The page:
An aside: I just realized I did not get enough zucchini this summer. I usually grow my own and am sick of it by August, but due to the room addition, I did not have much of a garden this year. Store bought zucchini is not the same. Note to self: Must plant zucchini next year. And tomatoes. And green beans. Successively.

Are there any foods I do not like? I've never developed a taste for organ meats, don't care for coconut meat but I like the milk, can't eat shellfish, not too fond of fish in general but I'll eat it on occasion.

What might I refuse to eat based solely on the taste? I can't think of anything offhand. What about you?

Monday, November 17, 2008

Mini Movie Reviews

I like my friends, but we have divergent tastes in movies. I like the quirky and/or foreign and/or oddball films; most of my friends favor lightweight movies, particularly romantic comedies.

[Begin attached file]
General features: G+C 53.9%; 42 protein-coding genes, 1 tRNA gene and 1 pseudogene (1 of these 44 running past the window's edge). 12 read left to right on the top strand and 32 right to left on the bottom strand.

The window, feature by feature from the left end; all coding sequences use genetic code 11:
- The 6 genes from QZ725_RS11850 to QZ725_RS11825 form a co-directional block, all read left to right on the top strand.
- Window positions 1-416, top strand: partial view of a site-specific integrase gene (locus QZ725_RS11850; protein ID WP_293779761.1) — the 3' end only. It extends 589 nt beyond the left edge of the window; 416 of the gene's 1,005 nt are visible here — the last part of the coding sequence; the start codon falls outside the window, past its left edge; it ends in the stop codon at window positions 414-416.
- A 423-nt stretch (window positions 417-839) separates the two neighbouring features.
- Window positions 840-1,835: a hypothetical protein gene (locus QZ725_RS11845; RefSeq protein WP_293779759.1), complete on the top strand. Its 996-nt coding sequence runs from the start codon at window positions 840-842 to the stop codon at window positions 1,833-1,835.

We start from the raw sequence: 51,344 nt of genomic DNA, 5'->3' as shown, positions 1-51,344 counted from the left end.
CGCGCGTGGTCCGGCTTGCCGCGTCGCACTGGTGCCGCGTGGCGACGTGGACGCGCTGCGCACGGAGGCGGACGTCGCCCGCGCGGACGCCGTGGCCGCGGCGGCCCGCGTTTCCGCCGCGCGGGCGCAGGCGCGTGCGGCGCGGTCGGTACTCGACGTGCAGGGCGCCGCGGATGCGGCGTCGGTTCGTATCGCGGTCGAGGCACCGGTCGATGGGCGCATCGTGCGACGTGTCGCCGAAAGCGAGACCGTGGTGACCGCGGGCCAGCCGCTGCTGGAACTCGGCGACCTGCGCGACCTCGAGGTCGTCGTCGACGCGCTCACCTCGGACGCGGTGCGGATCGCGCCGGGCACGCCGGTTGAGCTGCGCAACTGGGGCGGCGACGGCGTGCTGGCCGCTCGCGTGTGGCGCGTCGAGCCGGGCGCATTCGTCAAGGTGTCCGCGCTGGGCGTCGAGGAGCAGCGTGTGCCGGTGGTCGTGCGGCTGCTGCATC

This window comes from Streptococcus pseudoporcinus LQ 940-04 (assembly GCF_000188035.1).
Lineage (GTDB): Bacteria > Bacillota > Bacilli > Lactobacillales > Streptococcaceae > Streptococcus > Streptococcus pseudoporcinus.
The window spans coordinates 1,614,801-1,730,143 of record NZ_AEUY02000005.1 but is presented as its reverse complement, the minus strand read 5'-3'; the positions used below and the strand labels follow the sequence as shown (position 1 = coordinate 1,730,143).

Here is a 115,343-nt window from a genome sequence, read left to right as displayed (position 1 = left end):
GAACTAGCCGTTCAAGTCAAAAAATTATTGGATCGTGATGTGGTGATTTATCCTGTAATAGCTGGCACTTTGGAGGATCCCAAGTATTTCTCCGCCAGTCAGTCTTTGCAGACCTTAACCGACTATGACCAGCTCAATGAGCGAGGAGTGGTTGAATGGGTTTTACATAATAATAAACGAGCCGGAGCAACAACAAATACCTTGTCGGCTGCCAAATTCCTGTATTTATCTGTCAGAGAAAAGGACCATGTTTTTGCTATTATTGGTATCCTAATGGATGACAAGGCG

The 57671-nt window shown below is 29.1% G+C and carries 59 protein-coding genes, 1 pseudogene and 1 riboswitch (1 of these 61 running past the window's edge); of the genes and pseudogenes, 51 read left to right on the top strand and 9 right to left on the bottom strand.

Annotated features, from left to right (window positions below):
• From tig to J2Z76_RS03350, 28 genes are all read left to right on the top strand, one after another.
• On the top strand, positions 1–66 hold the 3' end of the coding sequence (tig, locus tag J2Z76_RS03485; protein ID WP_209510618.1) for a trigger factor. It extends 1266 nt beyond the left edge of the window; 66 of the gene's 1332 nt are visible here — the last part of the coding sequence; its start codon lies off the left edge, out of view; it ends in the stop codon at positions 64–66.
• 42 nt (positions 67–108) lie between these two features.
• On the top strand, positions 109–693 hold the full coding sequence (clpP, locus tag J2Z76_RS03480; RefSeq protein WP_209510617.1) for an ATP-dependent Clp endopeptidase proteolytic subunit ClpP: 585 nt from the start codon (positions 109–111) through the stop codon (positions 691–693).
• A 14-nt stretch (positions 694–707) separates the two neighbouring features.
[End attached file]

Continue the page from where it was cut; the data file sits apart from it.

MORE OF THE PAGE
At WW, we usually watch several movies. This past weekend was no exception. I brought "27 Dresses" because I thought it would go over relatively well, unlike "Something's Gotta Give" and "The Station Agent". Here are some mini reviews:

"Broken English" - reminded me of "Pieces of April" - painful to watch but a sweet ending. Directed by Zoe Cassavetes - the camera style reflects her dad's influence and of course her mom is in the movie as well.

"No Reservations" - somebody please explain to me why Hollywood takes an award-winning movie ("Mostly Martha") and remakes it into garbage. Skip this one and watch the original instead.